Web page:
About the Lands of the Normans project
The Lands of the Normans" in England (1204-44) was a one-year project, funded by the Arts and Humanities Research Council under their Route for Speculative Research. The project was based at the Department of History, University of Sheffield and housed in the university's Humanities Research Institute. The project ran from 1 October 2006 to 30 September 2007 under the direction of Professor Daniel Power.
The project team
|Professor Daniel Power||
Professor Daniel Power is currently Professor of Medieval History at Swansea University. He was Director and Principal Investigator on the Lands of the Normans project.
Professor Power studied at Selwyn College, Cambridge, and then held a research fellowship at Trinity Hall, Cambridge. In 1996 he was appointed to a lectureship in the Department of History at the University of Sheffield, where he was promoted to Senior Lecturer in 2005 and Reader in 2007. His main area of research is the history of France and England from the eleventh to the thirteenth centuries. He is the author of The Norman Frontier in the Twelfth and Early Thirteenth Centuries (Cambridge, 2004), and he is currently researching the impact upon the Anglo-French aristocracy of the separation of England and Normandy in 1204 (until the treaty of Paris in 1259).
|Dr. Tony Moore||
Dr. Tony Moore was the Research Associate on the "Lands of the Normans" project. His duties included collaborating on the initial design of the ontology for the project, identifying relevant historical material and entering this into the project database. He is currently Research Assistant on the ESRC-funded project 'Credit Finance in the Middle Ages: Loans to the English Crown c. 1272-1340' based at the ICMA centre, the University of Reading.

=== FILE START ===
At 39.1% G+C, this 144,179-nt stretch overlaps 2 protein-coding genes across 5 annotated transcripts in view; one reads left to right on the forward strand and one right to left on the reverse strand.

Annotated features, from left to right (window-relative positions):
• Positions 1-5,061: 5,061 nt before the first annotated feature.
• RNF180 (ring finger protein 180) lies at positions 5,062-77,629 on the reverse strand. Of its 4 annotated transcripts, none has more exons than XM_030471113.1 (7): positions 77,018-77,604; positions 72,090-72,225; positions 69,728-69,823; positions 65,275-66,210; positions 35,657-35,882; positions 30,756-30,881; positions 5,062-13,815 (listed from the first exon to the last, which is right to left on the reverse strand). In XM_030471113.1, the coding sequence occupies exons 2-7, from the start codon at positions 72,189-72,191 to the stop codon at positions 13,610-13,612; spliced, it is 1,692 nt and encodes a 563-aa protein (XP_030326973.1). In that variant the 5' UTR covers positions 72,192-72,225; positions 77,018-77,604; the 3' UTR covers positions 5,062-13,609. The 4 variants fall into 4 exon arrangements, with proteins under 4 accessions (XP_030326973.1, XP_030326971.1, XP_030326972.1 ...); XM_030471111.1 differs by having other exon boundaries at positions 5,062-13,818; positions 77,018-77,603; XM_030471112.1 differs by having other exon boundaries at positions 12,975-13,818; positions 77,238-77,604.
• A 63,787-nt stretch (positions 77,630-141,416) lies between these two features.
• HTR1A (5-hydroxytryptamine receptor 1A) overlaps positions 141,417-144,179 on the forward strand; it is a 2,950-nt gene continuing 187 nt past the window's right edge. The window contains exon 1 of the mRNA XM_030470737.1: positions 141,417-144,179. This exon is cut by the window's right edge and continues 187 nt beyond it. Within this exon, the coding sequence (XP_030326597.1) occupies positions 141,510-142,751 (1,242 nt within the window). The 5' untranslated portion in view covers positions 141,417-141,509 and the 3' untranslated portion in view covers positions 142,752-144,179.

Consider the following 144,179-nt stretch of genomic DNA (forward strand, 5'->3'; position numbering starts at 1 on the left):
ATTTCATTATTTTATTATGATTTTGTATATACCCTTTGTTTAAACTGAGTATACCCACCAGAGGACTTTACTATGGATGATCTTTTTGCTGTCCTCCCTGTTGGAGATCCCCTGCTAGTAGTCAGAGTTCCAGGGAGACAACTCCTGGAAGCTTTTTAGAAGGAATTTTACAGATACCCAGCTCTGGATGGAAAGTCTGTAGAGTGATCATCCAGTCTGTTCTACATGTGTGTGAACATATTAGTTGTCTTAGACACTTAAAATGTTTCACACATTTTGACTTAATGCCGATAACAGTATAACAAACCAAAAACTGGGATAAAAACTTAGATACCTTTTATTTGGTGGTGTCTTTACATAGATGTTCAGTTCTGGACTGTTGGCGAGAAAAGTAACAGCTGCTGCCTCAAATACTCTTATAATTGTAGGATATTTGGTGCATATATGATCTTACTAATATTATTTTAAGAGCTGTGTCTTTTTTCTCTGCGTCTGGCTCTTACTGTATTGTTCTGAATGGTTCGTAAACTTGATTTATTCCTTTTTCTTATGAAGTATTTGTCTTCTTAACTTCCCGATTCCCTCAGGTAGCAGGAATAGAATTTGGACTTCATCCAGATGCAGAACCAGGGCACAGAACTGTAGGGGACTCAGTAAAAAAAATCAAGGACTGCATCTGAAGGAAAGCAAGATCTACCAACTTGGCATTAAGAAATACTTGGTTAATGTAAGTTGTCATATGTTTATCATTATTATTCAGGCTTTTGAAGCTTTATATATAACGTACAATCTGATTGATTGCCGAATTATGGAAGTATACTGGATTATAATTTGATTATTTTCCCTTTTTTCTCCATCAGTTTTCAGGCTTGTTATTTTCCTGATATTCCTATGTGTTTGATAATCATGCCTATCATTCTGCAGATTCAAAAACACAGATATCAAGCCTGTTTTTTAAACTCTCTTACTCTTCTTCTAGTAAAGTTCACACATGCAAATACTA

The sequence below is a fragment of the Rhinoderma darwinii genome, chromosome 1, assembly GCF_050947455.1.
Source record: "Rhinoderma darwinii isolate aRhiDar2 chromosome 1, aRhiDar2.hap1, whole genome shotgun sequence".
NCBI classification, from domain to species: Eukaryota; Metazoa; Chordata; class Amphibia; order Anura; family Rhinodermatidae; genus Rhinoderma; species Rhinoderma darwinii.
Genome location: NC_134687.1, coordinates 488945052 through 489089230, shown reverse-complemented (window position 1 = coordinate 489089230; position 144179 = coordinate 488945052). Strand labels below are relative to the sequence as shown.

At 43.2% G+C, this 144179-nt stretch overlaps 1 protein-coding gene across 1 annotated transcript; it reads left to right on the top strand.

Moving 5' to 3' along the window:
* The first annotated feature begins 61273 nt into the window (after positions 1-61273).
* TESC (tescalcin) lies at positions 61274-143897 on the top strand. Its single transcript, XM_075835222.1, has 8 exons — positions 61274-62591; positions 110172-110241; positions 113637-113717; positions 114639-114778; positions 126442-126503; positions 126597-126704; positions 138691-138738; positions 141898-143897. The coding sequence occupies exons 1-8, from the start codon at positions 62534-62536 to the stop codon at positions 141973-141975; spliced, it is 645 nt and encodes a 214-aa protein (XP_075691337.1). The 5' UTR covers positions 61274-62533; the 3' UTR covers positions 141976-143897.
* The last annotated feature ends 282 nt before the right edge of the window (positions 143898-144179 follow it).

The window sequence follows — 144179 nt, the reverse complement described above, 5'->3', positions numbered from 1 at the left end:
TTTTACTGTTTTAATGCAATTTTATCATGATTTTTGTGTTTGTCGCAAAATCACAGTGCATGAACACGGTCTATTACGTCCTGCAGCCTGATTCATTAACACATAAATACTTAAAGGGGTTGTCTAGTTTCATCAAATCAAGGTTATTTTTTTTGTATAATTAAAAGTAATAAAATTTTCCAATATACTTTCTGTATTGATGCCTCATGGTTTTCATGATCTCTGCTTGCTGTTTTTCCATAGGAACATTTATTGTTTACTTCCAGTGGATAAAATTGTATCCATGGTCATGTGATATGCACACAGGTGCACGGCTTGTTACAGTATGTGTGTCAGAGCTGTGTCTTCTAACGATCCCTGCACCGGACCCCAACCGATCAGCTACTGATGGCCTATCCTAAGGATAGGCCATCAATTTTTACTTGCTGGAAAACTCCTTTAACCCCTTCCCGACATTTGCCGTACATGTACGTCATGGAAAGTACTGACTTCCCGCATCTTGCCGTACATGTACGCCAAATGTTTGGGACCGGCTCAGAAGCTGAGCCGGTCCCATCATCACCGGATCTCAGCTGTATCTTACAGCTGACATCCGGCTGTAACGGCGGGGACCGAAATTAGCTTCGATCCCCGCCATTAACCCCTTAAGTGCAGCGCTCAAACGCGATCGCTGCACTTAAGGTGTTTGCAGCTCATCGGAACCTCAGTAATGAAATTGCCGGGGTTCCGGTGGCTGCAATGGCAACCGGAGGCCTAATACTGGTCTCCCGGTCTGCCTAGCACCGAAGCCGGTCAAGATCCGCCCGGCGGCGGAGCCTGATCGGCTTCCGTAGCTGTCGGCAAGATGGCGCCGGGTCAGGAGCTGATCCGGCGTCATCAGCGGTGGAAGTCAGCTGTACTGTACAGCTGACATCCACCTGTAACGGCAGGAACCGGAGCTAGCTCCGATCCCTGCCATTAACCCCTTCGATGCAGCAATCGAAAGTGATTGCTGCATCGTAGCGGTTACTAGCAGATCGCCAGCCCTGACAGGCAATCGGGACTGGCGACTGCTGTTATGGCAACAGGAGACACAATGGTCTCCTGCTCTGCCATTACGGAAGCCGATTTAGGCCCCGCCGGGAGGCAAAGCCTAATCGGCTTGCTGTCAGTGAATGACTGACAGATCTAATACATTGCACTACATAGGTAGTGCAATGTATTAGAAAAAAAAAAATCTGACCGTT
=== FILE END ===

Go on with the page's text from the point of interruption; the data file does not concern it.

Dr. Moore previously studied as an undergraduate and postgraduate at the University of Cambridge, and his PhD thesis, entitled 'Government and Locality in Essex during the reign of Henry III, 1216-1272', was approved in May 2006. His own research focuses on the relationship between centre and locality in medieval England. His more specific concerns are the identity of the landed class and the development of royal government (particularly the early history of the Common Law) in the twelfth and thirteenth centuries. He is also interested in local history and the use of ICT in historical research.
Ed Mackenzie is a technical officer at the HRI. He has been involved with a range of projects at the HRI including the Central Criminal Court, Origins of Early Modern Literature, Stuart London and Richard Brome. In the "Lands of the Normans" project, Ed designed the map interface and worked on the project website.
Ed is a graduate of Royal Holloway and Kings College London and has spent a number of years working as a software engineer for a variety of multi-national companies: Fujitsu Computers (currently Fujitsu-Siemens), VNU Publitec, Roche Products and the former Defence Evaluation and Research Agency (now Qinetiq).
Jamie McLaughlin is currently seconded part time to the Armadillo Historical Data Mining Project. This project uses a set of online resources in eighteenth-century British social history to evaluate the benefits to humanities scholars of automated data-mining techniques and Semantic Web technology.